Evanston’s (IL) Streets Have Become Safer for Cyclists. What’s the Suburb Doing Right?

  • Date: 01/03/2024

In 2022, the latest year complete data is available, 201 people were killed on Chicago’s roadways. Traffic crashes, injuries and deaths have risen in the past decade, following national trends aligning with the proliferation of smartphones and ever-larger vehicles.

As city leaders strain to reverse the trend, Evanston has set a powerful example. Following a coordinated, yearslong effort to slow down drivers, Evanston has seen traffic-related injuries in the last decade fall by nearly half and the city went five years without a death, state records show.

Evanston’s roadway overhaul dates back to 2009, when the city published a 223-page transportation plan that laid out a strategic foundation for the city’s roadways to balance different modes of transportation.  The plan set no specific goals related to traffic safety, said Lara Biggs, the city’s lead engineer.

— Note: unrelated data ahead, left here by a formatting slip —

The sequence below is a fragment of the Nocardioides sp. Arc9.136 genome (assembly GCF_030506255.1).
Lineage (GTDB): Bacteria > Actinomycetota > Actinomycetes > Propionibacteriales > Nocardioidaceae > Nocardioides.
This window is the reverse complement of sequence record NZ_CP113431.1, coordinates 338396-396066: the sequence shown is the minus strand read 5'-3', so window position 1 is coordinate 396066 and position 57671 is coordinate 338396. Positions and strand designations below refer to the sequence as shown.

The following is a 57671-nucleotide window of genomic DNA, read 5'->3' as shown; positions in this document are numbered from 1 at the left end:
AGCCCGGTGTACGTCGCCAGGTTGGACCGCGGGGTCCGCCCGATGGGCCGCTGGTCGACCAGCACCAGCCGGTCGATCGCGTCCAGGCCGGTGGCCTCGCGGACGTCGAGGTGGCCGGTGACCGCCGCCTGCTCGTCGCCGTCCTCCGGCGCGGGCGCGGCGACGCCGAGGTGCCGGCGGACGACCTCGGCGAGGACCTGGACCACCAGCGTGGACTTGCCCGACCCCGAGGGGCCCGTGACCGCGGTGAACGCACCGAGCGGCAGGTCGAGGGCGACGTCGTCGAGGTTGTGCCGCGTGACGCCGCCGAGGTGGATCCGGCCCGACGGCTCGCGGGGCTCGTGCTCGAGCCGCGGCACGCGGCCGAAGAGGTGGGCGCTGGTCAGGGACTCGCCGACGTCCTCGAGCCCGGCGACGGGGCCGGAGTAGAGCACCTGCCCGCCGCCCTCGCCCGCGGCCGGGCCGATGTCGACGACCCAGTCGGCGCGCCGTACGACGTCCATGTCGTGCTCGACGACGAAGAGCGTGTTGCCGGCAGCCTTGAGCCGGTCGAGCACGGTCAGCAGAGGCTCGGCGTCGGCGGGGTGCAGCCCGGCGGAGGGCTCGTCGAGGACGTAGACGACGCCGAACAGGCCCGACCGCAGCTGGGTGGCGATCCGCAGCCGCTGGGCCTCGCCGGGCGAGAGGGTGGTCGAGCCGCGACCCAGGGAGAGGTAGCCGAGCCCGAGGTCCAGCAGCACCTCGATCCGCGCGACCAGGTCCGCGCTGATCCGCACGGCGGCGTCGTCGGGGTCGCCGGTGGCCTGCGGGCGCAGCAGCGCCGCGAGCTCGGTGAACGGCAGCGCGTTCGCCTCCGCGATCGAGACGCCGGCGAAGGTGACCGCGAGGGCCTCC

“The intent initially was just to create a way for people to safely bike around town,” Biggs said. “But when you put in a bike lane, you almost always have to narrow the traffic lanes, and … people start to naturally slow down.”

The Evanston City Council followed up with multiple ordinances to lower speed limits on major streets, combined with a series of planned “road diets” that narrowed roadways and created barriers that forced drivers to slow down.

Since 2015, Evanston’s Public Works Agency has overseen the construction of barrier-protected bike lanes on Dodge Avenue near Evanston Township High School and on Sheridan Road near the Northwestern University campus, all while budgeting consistent amounts each year for new sidewalk extensions and speed bumps in the most crash-prone spots.

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